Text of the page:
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In 1986, the backbench MP Geoffrey Dickens reported allegations of ‘child brothels’ on a council estate in the London Borough of Islington. He said that he had received a letter and a tape recording from a resident of the Elthorne Estate claiming that adults on the estate were organising ‘wide-scale’ child abuse involving 40 children, some as young as seven.

Dickens was attacked by the MP for Islington North, Jeremy Corbyn, who said he was “getting cheap publicity at the expense of innocent children”. An Islington councillor called Alan Clinton defended the “decency” of Elthorne tenants, and the Islington Gazette ran a story claiming that the residents were furious about the “slur”. (Islington Gazette 21/02/86)

Dickens was unrepentant, and said he had more evidence and was more certain than ever about the truth of his allegations. (Social Work Today 24/02/86)

The folowing week the Islington Gazette published a letter attacking Geoffrey Dickens. It was from Roger Moody, of Liverpool Road, London N1 (Islington).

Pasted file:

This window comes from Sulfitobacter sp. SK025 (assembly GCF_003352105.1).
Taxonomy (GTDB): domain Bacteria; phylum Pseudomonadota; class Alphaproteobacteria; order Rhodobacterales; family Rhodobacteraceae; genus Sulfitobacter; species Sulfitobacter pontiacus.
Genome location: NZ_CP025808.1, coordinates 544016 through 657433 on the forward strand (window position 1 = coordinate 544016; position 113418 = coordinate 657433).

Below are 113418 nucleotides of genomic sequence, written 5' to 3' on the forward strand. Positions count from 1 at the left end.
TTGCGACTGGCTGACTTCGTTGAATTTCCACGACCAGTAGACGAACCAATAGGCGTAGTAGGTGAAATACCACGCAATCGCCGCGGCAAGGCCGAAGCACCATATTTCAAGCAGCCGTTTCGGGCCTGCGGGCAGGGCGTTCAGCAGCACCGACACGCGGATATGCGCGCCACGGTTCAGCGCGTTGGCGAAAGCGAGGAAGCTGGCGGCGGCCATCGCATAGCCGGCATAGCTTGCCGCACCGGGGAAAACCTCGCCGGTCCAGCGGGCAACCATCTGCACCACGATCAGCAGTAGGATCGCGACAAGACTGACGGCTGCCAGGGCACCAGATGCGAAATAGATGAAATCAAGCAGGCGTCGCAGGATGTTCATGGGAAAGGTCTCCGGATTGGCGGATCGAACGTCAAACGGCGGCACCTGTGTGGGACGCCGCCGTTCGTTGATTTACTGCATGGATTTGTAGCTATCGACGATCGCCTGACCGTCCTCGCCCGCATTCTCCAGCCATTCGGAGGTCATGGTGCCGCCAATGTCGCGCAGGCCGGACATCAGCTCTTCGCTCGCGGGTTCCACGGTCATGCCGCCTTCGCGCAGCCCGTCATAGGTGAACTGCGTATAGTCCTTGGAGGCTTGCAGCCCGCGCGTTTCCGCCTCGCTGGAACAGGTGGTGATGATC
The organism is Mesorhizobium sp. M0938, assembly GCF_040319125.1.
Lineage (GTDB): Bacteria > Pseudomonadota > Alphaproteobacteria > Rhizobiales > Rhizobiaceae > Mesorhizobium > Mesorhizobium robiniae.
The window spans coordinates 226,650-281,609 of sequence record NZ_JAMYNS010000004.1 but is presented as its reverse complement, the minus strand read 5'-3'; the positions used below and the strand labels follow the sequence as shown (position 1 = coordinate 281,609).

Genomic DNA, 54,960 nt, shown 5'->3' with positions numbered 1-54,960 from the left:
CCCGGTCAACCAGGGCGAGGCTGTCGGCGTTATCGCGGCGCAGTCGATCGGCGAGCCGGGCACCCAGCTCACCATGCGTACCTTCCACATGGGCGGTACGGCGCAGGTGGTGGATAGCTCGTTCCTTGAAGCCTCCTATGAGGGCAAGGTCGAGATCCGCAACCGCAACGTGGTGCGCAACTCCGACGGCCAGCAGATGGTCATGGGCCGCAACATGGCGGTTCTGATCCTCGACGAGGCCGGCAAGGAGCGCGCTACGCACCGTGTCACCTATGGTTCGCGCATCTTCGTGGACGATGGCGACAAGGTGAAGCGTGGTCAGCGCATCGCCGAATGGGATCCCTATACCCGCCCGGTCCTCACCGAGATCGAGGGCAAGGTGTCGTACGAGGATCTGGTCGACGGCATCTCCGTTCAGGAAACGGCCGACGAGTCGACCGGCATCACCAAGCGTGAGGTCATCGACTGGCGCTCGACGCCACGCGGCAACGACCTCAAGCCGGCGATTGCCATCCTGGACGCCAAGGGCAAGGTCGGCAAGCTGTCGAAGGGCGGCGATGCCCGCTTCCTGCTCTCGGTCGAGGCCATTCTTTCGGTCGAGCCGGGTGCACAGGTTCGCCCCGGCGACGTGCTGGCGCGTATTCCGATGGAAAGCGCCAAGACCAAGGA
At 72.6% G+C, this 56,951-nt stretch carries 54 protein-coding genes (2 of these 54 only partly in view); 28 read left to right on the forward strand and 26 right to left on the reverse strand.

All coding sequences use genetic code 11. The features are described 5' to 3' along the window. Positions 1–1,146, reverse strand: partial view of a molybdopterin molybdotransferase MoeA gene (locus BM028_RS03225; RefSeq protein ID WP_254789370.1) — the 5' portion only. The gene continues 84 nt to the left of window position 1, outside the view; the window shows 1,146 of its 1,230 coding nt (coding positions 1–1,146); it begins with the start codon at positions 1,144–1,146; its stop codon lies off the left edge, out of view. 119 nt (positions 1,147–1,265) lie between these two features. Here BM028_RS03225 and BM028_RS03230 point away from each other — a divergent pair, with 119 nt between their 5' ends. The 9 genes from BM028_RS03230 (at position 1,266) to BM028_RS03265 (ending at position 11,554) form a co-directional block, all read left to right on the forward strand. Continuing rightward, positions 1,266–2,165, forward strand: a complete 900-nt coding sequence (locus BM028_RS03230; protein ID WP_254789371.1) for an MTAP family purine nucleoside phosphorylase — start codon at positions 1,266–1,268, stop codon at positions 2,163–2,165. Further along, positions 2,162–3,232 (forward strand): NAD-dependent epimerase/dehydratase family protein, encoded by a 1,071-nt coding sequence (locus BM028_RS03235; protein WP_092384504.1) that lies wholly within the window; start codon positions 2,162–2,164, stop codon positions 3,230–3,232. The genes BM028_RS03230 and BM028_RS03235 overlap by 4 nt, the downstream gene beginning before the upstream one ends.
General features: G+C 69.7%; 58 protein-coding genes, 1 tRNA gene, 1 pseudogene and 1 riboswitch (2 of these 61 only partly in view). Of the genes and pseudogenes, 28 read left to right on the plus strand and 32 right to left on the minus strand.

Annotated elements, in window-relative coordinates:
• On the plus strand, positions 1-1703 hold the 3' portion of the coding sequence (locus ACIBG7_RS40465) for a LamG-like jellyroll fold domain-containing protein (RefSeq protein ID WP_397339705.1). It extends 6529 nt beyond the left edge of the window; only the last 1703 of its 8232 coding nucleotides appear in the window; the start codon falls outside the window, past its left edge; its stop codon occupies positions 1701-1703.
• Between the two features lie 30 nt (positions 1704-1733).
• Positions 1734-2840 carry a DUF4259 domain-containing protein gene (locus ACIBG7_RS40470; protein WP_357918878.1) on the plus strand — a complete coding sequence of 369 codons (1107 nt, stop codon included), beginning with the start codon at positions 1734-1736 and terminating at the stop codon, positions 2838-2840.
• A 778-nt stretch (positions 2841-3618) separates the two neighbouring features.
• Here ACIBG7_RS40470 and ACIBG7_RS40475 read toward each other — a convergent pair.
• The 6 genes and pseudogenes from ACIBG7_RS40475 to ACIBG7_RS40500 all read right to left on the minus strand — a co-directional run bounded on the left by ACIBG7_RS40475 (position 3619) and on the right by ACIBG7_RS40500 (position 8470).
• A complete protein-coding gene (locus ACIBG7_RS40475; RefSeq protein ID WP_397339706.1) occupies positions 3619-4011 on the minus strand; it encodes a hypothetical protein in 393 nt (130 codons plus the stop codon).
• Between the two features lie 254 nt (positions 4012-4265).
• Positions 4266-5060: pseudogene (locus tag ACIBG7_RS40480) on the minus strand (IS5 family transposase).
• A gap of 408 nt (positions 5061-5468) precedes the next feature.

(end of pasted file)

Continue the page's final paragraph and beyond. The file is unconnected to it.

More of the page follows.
IG28286aAlthough he doesn’t declare it in his letter, Roger Moody was a prominent ‘paedophile activist’ and author of a book called Indecent Assault (1980) which defended paedophilia. From the back page:

In 1977, libertarian journalist and activist Roger Moody was arraigned on four charges of indecent assault and attempted buggery with a 10-year-old boy friend. This book traces the course of this case, from the initial police raid to a dramatic acquittal at the Old Bailey in March 1979.

By using extracts from a diary he kept over this two-year period, Roger Moody strikingly focusses the ambivalence he felt as someone charged with a “crime” he didn’t commit, but nonetheless doesn’t consider criminal.

But this book is only incidentally a defence of paedophilia. Rather it is an examination of the way in which patriarchal institutions – especially the police and courts – deny reciprocal, non-ageist relationships in order to perpetuate their own power

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